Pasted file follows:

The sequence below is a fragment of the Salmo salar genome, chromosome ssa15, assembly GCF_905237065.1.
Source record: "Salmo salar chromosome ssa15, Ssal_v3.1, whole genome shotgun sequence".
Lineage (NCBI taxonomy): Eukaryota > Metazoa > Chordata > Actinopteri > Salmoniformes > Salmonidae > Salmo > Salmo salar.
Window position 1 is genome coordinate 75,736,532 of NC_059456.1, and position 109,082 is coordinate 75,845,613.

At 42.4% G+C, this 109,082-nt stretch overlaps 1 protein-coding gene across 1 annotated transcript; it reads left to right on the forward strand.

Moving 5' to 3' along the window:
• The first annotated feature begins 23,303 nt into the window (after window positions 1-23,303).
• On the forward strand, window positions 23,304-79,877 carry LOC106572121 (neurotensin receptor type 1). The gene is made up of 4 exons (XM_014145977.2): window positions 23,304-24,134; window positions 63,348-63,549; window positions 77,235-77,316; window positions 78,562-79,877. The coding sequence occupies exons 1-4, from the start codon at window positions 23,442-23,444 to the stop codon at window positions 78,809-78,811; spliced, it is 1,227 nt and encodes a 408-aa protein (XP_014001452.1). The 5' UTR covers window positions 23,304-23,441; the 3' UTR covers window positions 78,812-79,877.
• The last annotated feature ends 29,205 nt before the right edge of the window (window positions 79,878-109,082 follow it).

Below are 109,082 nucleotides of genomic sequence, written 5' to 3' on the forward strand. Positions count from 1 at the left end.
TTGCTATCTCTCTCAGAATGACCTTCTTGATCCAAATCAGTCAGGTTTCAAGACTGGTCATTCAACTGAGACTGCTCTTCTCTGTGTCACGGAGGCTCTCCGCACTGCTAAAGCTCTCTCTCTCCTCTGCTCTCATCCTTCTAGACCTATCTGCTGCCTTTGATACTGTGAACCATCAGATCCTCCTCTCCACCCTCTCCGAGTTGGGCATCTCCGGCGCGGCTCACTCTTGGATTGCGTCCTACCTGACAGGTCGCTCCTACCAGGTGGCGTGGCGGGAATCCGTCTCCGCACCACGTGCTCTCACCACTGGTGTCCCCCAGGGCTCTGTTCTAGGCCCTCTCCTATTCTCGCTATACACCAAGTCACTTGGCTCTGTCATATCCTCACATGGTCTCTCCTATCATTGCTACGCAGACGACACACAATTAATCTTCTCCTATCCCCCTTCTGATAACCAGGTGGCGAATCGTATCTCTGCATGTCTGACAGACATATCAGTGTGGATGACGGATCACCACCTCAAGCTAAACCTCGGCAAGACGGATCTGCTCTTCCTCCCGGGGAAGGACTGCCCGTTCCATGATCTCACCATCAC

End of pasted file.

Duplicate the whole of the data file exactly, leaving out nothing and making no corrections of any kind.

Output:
The sequence below is a fragment of the Salmo salar genome, chromosome ssa15, assembly GCF_905237065.1.
Source record: "Salmo salar chromosome ssa15, Ssal_v3.1, whole genome shotgun sequence".
Lineage (NCBI taxonomy): Eukaryota > Metazoa > Chordata > Actinopteri > Salmoniformes > Salmonidae > Salmo > Salmo salar.
Window position 1 is genome coordinate 75,736,532 of NC_059456.1, and position 109,082 is coordinate 75,845,613.

At 42.4% G+C, this 109,082-nt stretch overlaps 1 protein-coding gene across 1 annotated transcript; it reads left to right on the forward strand.

Moving 5' to 3' along the window:
• The first annotated feature begins 23,303 nt into the window (after window positions 1-23,303).
• On the forward strand, window positions 23,304-79,877 carry LOC106572121 (neurotensin receptor type 1). The gene is made up of 4 exons (XM_014145977.2): window positions 23,304-24,134; window positions 63,348-63,549; window positions 77,235-77,316; window positions 78,562-79,877. The coding sequence occupies exons 1-4, from the start codon at window positions 23,442-23,444 to the stop codon at window positions 78,809-78,811; spliced, it is 1,227 nt and encodes a 408-aa protein (XP_014001452.1). The 5' UTR covers window positions 23,304-23,441; the 3' UTR covers window positions 78,812-79,877.
• The last annotated feature ends 29,205 nt before the right edge of the window (window positions 79,878-109,082 follow it).

Below are 109,082 nucleotides of genomic sequence, written 5' to 3' on the forward strand. Positions count from 1 at the left end.
TTGCTATCTCTCTCAGAATGACCTTCTTGATCCAAATCAGTCAGGTTTCAAGACTGGTCATTCAACTGAGACTGCTCTTCTCTGTGTCACGGAGGCTCTCCGCACTGCTAAAGCTCTCTCTCTCCTCTGCTCTCATCCTTCTAGACCTATCTGCTGCCTTTGATACTGTGAACCATCAGATCCTCCTCTCCACCCTCTCCGAGTTGGGCATCTCCGGCGCGGCTCACTCTTGGATTGCGTCCTACCTGACAGGTCGCTCCTACCAGGTGGCGTGGCGGGAATCCGTCTCCGCACCACGTGCTCTCACCACTGGTGTCCCCCAGGGCTCTGTTCTAGGCCCTCTCCTATTCTCGCTATACACCAAGTCACTTGGCTCTGTCATATCCTCACATGGTCTCTCCTATCATTGCTACGCAGACGACACACAATTAATCTTCTCCTATCCCCCTTCTGATAACCAGGTGGCGAATCGTATCTCTGCATGTCTGACAGACATATCAGTGTGGATGACGGATCACCACCTCAAGCTAAACCTCGGCAAGACGGATCTGCTCTTCCTCCCGGGGAAGGACTGCCCGTTCCATGATCTCACCATCAC